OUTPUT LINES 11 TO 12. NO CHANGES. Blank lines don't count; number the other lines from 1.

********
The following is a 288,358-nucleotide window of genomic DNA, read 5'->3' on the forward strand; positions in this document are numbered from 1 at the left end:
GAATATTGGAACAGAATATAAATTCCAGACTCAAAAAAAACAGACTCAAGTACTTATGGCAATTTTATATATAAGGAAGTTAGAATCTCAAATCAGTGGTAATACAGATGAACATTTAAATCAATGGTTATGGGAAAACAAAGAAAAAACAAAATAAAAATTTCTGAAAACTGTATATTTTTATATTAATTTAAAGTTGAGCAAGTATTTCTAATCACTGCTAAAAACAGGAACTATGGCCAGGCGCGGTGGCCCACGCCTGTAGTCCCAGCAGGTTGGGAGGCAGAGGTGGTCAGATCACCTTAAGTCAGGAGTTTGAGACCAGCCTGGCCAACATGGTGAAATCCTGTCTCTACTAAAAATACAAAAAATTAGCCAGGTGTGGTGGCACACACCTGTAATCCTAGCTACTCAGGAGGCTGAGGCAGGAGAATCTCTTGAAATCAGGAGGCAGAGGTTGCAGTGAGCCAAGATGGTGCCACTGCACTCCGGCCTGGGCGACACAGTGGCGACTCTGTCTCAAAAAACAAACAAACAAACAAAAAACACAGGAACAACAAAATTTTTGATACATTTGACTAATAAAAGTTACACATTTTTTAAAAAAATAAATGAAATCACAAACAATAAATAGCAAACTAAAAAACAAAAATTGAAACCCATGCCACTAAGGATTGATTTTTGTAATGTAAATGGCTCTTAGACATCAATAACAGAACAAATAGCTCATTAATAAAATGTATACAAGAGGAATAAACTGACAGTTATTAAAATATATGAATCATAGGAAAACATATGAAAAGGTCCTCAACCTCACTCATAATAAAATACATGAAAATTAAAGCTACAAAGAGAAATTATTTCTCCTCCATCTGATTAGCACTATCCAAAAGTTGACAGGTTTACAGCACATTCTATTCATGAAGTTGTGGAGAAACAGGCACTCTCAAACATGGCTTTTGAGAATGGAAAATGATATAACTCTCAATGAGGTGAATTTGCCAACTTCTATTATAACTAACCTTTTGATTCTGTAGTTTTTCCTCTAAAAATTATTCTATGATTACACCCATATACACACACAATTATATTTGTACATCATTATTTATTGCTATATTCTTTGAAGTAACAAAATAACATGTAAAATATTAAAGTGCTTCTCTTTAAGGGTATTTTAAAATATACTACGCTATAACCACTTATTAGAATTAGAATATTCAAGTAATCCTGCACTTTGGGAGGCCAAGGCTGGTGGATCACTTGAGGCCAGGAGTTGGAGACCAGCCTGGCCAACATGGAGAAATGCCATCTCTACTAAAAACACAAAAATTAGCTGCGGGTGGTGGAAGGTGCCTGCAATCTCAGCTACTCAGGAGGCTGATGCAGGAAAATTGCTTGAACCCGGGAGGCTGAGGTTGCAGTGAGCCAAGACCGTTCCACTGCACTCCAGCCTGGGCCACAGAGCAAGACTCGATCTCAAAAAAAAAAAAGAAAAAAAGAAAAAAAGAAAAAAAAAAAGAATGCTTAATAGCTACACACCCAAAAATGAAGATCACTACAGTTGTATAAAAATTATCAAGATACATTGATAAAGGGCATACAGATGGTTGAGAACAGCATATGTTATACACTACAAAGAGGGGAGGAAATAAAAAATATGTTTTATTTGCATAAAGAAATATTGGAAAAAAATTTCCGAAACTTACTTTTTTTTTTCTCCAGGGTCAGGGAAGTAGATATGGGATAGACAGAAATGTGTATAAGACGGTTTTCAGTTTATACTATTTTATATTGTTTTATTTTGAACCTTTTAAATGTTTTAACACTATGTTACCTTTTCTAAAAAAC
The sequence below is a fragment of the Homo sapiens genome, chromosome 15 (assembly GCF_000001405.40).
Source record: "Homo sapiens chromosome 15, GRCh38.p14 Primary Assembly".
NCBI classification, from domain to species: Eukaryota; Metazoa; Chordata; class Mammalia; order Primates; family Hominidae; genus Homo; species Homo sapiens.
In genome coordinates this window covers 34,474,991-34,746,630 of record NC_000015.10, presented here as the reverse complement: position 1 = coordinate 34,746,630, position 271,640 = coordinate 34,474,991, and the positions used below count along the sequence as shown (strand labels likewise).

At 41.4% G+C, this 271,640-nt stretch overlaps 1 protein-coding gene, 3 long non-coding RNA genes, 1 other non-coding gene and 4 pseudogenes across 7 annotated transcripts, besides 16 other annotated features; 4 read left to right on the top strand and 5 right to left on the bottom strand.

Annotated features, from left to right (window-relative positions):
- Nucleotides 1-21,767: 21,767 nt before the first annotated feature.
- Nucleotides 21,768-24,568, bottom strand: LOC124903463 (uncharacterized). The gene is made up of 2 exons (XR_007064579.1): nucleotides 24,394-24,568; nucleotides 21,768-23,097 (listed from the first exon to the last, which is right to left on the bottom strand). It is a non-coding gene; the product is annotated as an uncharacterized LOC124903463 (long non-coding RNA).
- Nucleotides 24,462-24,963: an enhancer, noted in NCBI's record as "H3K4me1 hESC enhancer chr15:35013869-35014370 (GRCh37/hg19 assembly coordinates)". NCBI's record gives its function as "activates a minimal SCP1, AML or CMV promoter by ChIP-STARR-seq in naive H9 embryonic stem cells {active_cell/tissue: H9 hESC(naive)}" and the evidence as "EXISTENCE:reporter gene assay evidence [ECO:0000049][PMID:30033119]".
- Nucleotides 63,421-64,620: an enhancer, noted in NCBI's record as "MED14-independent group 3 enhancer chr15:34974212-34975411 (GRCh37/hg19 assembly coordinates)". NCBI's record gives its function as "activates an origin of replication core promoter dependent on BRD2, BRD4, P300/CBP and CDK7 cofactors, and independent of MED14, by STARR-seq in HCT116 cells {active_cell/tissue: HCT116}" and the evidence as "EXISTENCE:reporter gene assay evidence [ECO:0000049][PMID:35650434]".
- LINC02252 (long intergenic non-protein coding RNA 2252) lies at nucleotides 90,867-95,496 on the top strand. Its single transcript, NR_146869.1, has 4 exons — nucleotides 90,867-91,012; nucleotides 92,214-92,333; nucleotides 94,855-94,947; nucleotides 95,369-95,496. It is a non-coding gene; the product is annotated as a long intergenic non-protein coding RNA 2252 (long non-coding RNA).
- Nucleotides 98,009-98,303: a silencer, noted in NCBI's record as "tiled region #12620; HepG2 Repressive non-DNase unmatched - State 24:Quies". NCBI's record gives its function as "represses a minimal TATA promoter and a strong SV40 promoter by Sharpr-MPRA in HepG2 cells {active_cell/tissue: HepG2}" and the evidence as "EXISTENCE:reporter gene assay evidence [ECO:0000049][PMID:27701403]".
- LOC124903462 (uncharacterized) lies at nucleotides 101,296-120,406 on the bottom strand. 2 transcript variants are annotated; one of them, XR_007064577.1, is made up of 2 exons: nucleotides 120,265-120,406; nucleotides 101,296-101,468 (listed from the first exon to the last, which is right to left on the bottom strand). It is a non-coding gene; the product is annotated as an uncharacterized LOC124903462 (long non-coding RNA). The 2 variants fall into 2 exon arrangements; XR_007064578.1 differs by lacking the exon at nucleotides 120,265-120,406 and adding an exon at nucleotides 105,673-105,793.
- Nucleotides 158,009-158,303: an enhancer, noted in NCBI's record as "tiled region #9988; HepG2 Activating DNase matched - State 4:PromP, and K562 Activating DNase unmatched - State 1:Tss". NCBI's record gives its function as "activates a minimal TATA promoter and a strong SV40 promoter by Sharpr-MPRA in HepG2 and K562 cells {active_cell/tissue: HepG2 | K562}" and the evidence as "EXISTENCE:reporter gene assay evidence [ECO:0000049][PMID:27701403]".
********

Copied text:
- Nucleotides 24,462-24,963: an enhancer, noted in NCBI's record as "H3K4me1 hESC enhancer chr15:35013869-35014370 (GRCh37/hg19 assembly coordinates)". NCBI's record gives its function as "activates a minimal SCP1, AML or CMV promoter by ChIP-STARR-seq in naive H9 embryonic stem cells {active_cell/tissue: H9 hESC(naive)}" and the evidence as "EXISTENCE:reporter gene assay evidence [ECO:0000049][PMID:30033119]".
- Nucleotides 63,421-64,620: an enhancer, noted in NCBI's record as "MED14-independent group 3 enhancer chr15:34974212-34975411 (GRCh37/hg19 assembly coordinates)". NCBI's record gives its function as "activates an origin of replication core promoter dependent on BRD2, BRD4, P300/CBP and CDK7 cofactors, and independent of MED14, by STARR-seq in HCT116 cells {active_cell/tissue: HCT116}" and the evidence as "EXISTENCE:reporter gene assay evidence [ECO:0000049][PMID:35650434]".